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The canonic classics of the Western tradition'

             The canonic classics of the Western tradition have only become such because they were susceptible to reproducibility in print. Do you agree? .
             This essay aims to identify some of the factors which have combined to generate this reproducibility, by trying to clarify what is meant by a classic and how and why these texts should be elevated to the ranks of the literary canon. .
             The canon is often debated in relation to the biblical canon. For the purposes of this essay it is not strictly relevant to dwell on this comparison. However, the definitions of the two are intertwined historically because the literary canon has taken on a similar nature to the biblical canon. The word originates from kanon' a Greek word meaning instrument of measure and has developed to connote a list of important authors and their works, concerned with sorting the "orthodox from the heretical- . If this metaphor is applied to the literary canon it would suggest, sorting the wheat from the chaff: this means that a decision is taken at some point in a text's life as to its value or inherent worth. The problem seems to be a common one where assessing values in history are concerned, in What is History? Carr asserts that history is "the biography of great men-, yet the definition for whom makes this category is surely subjective. It must be the same for literary works too, there is no necessity to ascribe to the commonly held viewpoints on authors and their works, yet it is not easy to escape their stronghold over literature.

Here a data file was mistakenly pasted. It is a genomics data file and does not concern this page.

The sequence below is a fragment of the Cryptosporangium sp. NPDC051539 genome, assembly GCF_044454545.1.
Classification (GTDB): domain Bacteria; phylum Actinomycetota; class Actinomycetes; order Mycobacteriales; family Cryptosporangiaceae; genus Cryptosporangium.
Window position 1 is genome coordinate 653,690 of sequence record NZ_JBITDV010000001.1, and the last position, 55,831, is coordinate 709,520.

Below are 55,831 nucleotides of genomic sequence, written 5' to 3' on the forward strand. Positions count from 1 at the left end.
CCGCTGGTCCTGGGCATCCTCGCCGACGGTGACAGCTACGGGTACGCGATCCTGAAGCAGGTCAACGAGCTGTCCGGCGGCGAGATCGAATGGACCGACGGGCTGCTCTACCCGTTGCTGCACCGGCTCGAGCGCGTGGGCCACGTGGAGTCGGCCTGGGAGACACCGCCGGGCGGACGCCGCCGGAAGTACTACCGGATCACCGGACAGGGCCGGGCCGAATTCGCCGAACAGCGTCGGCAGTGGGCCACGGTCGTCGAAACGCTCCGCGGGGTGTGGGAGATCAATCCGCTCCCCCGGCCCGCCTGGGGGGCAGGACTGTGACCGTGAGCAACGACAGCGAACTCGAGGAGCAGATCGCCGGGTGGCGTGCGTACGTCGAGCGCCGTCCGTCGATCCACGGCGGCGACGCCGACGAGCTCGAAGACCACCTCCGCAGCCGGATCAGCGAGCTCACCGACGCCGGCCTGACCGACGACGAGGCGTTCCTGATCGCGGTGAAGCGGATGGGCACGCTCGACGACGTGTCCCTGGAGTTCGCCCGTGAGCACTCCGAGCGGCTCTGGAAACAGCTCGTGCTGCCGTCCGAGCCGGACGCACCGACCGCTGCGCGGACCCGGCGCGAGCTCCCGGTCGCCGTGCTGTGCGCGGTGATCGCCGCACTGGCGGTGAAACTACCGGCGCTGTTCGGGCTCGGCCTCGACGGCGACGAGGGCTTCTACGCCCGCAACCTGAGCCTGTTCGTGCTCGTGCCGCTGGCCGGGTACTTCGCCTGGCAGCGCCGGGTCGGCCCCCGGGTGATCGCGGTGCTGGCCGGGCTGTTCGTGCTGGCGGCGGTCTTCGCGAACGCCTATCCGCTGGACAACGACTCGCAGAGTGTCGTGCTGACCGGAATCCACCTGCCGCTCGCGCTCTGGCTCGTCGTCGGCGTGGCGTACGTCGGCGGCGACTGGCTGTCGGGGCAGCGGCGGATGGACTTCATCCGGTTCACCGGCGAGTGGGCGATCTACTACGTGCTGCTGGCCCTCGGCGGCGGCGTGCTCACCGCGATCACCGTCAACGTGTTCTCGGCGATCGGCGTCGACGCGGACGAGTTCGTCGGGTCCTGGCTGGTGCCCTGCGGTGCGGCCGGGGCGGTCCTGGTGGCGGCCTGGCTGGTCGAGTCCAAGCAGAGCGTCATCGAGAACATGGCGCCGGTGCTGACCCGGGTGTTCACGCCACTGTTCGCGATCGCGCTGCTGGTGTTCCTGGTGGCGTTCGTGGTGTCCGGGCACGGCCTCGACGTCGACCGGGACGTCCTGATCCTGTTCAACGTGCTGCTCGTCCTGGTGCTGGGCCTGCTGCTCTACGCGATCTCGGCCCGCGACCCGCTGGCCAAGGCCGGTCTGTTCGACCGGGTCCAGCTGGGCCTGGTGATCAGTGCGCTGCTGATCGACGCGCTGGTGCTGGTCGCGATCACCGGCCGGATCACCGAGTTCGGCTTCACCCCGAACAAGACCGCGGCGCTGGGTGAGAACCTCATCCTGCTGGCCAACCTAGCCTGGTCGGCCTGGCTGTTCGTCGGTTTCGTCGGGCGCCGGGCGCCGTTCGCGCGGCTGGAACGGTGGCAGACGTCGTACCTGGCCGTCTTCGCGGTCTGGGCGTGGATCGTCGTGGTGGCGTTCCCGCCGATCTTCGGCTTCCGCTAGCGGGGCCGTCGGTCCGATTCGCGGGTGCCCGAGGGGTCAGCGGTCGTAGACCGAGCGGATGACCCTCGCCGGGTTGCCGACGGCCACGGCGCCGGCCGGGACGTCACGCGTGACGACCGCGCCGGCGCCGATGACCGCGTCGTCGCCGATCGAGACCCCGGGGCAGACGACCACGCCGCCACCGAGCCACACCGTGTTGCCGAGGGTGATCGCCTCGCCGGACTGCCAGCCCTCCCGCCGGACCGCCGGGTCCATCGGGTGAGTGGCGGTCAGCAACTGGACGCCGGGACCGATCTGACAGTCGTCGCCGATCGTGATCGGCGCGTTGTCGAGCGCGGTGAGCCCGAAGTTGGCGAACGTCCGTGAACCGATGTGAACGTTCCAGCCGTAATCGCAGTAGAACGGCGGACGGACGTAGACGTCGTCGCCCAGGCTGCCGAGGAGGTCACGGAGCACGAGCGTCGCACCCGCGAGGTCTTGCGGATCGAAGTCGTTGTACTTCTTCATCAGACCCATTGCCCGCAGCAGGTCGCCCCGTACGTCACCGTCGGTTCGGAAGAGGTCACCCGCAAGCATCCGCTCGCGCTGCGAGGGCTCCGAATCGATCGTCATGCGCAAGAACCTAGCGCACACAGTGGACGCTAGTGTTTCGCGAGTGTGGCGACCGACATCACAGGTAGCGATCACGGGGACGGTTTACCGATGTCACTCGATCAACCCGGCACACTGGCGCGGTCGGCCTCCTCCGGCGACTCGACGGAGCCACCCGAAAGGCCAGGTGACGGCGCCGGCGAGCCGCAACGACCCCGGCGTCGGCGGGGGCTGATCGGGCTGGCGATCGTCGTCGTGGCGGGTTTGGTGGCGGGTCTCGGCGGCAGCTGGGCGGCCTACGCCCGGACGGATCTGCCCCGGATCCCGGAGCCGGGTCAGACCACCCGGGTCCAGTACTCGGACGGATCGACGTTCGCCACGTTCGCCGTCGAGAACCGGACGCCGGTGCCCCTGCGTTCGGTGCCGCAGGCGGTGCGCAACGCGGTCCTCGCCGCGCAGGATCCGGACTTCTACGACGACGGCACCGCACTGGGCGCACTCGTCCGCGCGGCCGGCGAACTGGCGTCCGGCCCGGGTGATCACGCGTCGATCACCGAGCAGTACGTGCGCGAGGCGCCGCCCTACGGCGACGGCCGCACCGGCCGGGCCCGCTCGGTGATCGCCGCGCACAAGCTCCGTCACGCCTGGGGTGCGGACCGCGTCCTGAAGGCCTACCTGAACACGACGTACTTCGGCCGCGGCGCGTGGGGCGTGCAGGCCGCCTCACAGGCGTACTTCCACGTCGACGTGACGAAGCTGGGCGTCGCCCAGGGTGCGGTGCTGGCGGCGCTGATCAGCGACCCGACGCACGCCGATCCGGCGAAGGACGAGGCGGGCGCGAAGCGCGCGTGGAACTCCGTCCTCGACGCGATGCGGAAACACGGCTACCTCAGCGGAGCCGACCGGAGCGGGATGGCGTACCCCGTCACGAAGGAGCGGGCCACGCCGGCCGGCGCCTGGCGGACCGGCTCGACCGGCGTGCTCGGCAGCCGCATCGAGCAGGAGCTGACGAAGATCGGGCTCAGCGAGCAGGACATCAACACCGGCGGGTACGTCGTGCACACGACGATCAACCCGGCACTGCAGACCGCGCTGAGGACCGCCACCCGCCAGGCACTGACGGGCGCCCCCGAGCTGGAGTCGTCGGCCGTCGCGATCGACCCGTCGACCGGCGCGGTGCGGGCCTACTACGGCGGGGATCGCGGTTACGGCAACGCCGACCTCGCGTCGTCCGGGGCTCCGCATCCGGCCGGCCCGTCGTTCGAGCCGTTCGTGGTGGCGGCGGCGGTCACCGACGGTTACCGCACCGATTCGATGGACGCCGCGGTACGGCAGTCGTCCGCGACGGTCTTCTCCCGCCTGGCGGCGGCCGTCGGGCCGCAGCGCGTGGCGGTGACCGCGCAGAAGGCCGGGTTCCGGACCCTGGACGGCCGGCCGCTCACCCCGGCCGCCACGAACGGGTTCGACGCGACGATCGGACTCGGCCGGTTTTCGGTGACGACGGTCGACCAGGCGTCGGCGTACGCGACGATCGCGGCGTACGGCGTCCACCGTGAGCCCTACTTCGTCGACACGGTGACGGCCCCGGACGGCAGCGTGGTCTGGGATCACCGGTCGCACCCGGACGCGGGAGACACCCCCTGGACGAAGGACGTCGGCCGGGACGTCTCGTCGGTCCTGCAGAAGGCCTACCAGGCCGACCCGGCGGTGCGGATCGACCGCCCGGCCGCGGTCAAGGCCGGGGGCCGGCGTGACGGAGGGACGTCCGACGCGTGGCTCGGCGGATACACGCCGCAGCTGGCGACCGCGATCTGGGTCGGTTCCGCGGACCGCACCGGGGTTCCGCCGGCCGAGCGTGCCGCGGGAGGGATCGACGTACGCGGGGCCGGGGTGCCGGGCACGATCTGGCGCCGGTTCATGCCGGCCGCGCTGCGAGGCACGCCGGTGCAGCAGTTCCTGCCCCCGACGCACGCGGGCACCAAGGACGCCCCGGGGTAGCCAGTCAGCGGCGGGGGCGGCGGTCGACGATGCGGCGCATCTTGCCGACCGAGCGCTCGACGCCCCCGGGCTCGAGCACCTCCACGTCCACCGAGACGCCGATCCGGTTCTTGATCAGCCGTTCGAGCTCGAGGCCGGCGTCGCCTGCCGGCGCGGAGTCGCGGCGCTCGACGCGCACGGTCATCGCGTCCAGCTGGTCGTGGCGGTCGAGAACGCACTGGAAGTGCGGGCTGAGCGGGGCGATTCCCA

Certain texts are indeed recognised subconsciously as belonging to a more respected class of literature than others. For example, the lofty status of the medieval poetry of Chaucer, of Shakespeare and Marlowe's renaissance plays, of Dickens and Hardy's austere Victorian novels might be among those cited by what society might consider a well read citizen. These works represent something of the culture and tradition in which they were produced, since "some works do appear to have a tenacious prestige in western history- , or become part of the heritage itself, "they are that which we know- .

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